ASU shuttle bus users encouraged to use Orbit

August 13, 2008

The USB shuttle, which has transported passengers between the University Services Building and other central locations on the Tempe campus for the past three years, will be discontinued as of Aug. 25, ASU’s Parking and Transit Services has announced.

“Parking and Transit Services consistently monitors its shuttle services to ensure the department’s funds are being allocated in the most responsible manner,” says Theresa Fletcher, director of PTS. “In reviewing USB shuttle ridership data over the past year, it became apparent that ridership numbers had drastically decreased, and we concluded that the number of passengers riding the shuttle each day did not support the operational costs.” Download Full Image

Members of the ASU community on the Tempe campus who need to reach the USB are encouraged to use Tempe’s Orbit shuttle system. The Jupiter Orbit route provides direct connections between the following ASU locations: the Fulton Center at College Avenue north of University Drive; the Student Services Building at Forest Avenue and Lemon Street, the same site as ASU’s intercampus shuttle hub; and the USB via a neighborhood stop at Spence Avenue and Rural Road. Furthermore, a Jupiter Orbit stop recently has been added on the east side of Rural directly in front of the USB to provide an additional means to quickly access the USB from other campus and Tempe neighborhood locations.

Orbit shuttles are free of charge and passengers do not need to obtain any sort of bus pass or ticket before boarding. The shuttles run seven days a week, every 15 minutes, from 6 a.m. until 10 p.m.

University employees and students can view complete Orbit route and schedule information by visiting the city of Tempe’s Web site

">"><...“We recognize the role we play assisting university community members in reaching their campus destinations, and would not have made the decision to discontinue the USB Shuttle if the city’s Orbit system was not a viable, convenient option,” Fletcher says.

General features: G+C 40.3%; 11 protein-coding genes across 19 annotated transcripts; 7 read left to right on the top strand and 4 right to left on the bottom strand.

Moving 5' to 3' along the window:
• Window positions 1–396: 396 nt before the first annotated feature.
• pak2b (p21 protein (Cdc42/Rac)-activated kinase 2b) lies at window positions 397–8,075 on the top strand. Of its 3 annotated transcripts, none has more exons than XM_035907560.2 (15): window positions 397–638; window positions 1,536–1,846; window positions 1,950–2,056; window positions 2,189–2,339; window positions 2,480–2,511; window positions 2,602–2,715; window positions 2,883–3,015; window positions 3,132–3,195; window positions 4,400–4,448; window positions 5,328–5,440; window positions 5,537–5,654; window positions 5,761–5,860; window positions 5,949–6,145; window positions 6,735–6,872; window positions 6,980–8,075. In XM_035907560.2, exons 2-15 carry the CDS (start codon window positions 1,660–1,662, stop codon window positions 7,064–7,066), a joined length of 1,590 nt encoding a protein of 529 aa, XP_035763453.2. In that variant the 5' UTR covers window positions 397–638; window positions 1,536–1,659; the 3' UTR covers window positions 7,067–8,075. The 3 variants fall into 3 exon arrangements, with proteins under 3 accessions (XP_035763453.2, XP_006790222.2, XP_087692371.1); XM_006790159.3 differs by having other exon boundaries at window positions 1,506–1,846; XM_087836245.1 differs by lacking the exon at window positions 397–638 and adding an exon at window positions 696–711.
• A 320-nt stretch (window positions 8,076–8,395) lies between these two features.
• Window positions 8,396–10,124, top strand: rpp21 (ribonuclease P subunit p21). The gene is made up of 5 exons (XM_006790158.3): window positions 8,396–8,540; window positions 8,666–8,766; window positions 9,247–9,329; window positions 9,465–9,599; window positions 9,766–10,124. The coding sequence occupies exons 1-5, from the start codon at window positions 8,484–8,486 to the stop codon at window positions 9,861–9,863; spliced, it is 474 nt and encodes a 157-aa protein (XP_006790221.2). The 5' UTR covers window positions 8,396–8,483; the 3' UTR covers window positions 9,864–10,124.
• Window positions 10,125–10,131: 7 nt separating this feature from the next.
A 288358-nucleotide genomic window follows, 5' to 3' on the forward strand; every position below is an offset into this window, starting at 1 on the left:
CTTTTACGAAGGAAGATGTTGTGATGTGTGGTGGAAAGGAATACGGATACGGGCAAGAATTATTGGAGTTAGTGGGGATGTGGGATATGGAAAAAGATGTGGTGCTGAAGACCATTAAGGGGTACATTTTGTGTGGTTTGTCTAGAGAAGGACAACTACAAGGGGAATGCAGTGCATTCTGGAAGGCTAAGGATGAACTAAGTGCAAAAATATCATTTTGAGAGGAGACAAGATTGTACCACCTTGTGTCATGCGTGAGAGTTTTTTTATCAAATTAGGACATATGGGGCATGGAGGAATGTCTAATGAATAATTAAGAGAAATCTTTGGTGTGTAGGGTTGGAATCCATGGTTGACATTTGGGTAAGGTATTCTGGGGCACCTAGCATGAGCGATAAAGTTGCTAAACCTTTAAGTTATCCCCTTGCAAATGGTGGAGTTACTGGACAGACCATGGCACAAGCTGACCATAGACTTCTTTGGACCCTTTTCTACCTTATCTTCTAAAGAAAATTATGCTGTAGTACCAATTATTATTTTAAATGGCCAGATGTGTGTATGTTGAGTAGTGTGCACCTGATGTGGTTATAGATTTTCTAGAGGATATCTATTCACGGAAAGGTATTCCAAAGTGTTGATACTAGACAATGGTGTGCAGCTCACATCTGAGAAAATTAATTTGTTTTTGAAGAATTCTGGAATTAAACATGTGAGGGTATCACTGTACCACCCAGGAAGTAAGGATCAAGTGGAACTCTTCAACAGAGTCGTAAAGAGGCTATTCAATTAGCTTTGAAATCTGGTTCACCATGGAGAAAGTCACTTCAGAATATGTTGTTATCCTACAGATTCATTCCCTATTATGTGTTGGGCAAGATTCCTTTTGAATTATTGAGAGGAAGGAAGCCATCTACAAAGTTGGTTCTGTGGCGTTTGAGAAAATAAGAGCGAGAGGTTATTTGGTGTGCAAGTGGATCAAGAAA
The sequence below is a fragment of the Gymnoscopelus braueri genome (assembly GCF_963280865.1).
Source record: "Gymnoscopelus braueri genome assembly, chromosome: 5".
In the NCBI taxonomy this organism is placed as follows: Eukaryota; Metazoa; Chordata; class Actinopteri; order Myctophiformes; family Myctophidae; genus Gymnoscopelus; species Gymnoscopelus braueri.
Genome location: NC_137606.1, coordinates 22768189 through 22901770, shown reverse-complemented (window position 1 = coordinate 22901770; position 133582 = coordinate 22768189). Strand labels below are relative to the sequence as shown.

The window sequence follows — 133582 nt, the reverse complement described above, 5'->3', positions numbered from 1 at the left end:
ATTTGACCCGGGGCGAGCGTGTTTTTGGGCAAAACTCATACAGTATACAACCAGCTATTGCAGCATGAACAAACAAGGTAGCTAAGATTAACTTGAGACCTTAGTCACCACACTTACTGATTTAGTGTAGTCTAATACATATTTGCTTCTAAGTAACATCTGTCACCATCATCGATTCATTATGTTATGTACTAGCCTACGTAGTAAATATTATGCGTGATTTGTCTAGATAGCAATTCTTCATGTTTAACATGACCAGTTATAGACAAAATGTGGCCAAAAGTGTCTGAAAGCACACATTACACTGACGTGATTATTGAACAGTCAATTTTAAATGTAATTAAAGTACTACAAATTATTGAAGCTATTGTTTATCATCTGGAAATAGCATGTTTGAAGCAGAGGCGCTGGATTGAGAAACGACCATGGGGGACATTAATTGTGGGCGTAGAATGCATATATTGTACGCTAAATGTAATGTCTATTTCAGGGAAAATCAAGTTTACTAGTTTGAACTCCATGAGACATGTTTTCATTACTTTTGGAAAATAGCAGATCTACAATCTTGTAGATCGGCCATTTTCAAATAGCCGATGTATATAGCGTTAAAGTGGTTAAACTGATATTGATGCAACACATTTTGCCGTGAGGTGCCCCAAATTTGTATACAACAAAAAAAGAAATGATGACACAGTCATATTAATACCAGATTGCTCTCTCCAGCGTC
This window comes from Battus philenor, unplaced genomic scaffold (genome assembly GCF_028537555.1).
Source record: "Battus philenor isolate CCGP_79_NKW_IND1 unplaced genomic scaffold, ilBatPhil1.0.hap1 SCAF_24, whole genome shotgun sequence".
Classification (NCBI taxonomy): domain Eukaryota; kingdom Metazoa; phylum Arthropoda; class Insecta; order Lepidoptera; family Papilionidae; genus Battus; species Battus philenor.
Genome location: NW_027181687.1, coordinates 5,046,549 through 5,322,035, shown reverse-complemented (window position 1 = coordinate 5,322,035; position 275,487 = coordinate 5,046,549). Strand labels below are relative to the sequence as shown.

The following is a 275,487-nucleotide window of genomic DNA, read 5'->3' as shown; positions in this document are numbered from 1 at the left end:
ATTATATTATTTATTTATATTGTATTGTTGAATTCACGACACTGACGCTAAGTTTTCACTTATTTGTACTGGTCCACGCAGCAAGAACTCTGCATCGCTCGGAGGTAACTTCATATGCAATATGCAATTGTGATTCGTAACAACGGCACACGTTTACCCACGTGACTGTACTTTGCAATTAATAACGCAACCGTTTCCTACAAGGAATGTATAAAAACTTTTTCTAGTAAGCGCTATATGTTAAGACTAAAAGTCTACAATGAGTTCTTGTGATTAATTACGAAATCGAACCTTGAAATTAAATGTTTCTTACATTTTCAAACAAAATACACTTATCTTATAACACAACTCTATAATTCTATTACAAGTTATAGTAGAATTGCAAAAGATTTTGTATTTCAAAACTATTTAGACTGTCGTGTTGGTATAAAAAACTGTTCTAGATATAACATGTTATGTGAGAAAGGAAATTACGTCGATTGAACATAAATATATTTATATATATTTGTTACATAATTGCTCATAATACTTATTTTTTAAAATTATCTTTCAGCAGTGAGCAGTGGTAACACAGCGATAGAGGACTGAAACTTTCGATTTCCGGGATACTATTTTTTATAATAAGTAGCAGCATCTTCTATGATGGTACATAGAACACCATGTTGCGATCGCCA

“Tempe has put into place an efficient route that will provide reliable service to and from the center of campus and the USB.”
Additionally, ASU employees and students can reach the USB using the McAllister Shuttle. This shuttle picks up in Lot 59N and travels north and south along McAllister Avenue, with a stop across the street from the USB in Lot 72, on the west side of Rural.

The USB Shuttle’s final day of service will be Aug. 22. Until that time, the shuttle will operate on its regularly scheduled route, Monday through Friday, from 7:30 a.m. to 5:30 p.m. 

Lisa Robbins

editor/publisher, Media Relations and Strategic Communications


Lodestar Center graduates 2nd Public Allies Arizona class

August 13, 2008

The ASU Lodestar Center for Philanthropy and Nonprofit Innovation graduated its second Public Allies Arizona class June 25 at the Desert Botanical Garden in Phoenix.

Public Allies is an AmeriCorps national youth leadership organization that places service-minded young people in apprenticeships in nonprofit organizations throughout the community. It identifies talented young adults from diverse backgrounds and advances their leadership through a 10-month program of full-time, paid apprenticeships in nonprofit organizations, leadership training and team service projects. Download Full Image

“It’s funny how rarely you think about the nonprofit sector if you’re not embedded in it,” says Public Allies graduate Jocelyn Fong.

“Public Allies expanded my awareness and understanding of this third sector and the crucial role that it plays in our society, filling in the gaps left by public and private institutions. Wherever I end up in my career, this knowledge of the nonprofit sector will have had a huge impact on my perspective and on my work.”

Completing its second year in Arizona, Public Allies recognized 20 allies and the 16 partner organization nonprofits where the allies completed their apprenticeships. They are:

• Abigail Aballe, Valley of the Sun United Way.